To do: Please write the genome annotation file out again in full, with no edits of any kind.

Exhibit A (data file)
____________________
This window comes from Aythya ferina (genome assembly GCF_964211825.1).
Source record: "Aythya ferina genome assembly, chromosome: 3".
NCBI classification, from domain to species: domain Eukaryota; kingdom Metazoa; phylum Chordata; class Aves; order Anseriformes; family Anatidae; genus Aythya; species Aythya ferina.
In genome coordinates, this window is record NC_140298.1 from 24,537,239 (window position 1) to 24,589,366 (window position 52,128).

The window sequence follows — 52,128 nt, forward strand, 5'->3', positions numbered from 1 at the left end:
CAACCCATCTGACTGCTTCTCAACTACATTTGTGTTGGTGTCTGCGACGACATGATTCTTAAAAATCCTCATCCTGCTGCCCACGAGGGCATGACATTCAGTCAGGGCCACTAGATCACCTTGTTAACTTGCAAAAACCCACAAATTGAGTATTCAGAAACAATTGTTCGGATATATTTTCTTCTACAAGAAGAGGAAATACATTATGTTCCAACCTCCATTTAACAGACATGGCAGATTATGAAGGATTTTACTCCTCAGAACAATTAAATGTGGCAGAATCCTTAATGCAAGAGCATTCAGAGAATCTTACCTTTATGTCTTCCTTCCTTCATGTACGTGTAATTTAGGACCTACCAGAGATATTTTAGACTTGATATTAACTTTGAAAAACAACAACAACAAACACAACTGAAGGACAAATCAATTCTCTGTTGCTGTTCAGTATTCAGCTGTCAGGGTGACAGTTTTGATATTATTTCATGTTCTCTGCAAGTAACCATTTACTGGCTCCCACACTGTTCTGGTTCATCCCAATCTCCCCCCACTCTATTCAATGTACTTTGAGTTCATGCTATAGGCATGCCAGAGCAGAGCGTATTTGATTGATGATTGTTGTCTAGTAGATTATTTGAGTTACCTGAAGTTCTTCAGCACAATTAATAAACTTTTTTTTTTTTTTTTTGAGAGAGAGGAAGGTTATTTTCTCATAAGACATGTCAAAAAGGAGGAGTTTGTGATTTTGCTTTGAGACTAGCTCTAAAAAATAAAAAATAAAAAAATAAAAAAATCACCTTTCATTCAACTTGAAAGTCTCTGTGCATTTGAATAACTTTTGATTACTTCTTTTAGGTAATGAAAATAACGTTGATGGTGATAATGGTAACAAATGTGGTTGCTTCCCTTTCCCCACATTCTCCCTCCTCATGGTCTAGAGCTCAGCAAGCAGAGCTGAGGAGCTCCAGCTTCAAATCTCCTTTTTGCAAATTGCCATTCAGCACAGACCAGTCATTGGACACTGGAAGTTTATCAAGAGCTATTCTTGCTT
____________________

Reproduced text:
This window comes from Aythya ferina (genome assembly GCF_964211825.1).
Source record: "Aythya ferina genome assembly, chromosome: 3".
NCBI classification, from domain to species: domain Eukaryota; kingdom Metazoa; phylum Chordata; class Aves; order Anseriformes; family Anatidae; genus Aythya; species Aythya ferina.
In genome coordinates, this window is record NC_140298.1 from 24,537,239 (window position 1) to 24,589,366 (window position 52,128).

The window sequence follows — 52,128 nt, forward strand, 5'->3', positions numbered from 1 at the left end:
CAACCCATCTGACTGCTTCTCAACTACATTTGTGTTGGTGTCTGCGACGACATGATTCTTAAAAATCCTCATCCTGCTGCCCACGAGGGCATGACATTCAGTCAGGGCCACTAGATCACCTTGTTAACTTGCAAAAACCCACAAATTGAGTATTCAGAAACAATTGTTCGGATATATTTTCTTCTACAAGAAGAGGAAATACATTATGTTCCAACCTCCATTTAACAGACATGGCAGATTATGAAGGATTTTACTCCTCAGAACAATTAAATGTGGCAGAATCCTTAATGCAAGAGCATTCAGAGAATCTTACCTTTATGTCTTCCTTCCTTCATGTACGTGTAATTTAGGACCTACCAGAGATATTTTAGACTTGATATTAACTTTGAAAAACAACAACAACAAACACAACTGAAGGACAAATCAATTCTCTGTTGCTGTTCAGTATTCAGCTGTCAGGGTGACAGTTTTGATATTATTTCATGTTCTCTGCAAGTAACCATTTACTGGCTCCCACACTGTTCTGGTTCATCCCAATCTCCCCCCACTCTATTCAATGTACTTTGAGTTCATGCTATAGGCATGCCAGAGCAGAGCGTATTTGATTGATGATTGTTGTCTAGTAGATTATTTGAGTTACCTGAAGTTCTTCAGCACAATTAATAAACTTTTTTTTTTTTTTTTTGAGAGAGAGGAAGGTTATTTTCTCATAAGACATGTCAAAAAGGAGGAGTTTGTGATTTTGCTTTGAGACTAGCTCTAAAAAATAAAAAATAAAAAAATAAAAAAATCACCTTTCATTCAACTTGAAAGTCTCTGTGCATTTGAATAACTTTTGATTACTTCTTTTAGGTAATGAAAATAACGTTGATGGTGATAATGGTAACAAATGTGGTTGCTTCCCTTTCCCCACATTCTCCCTCCTCATGGTCTAGAGCTCAGCAAGCAGAGCTGAGGAGCTCCAGCTTCAAATCTCCTTTTTGCAAATTGCCATTCAGCACAGACCAGTCATTGGACACTGGAAGTTTATCAAGAGCTATTCTTGCTT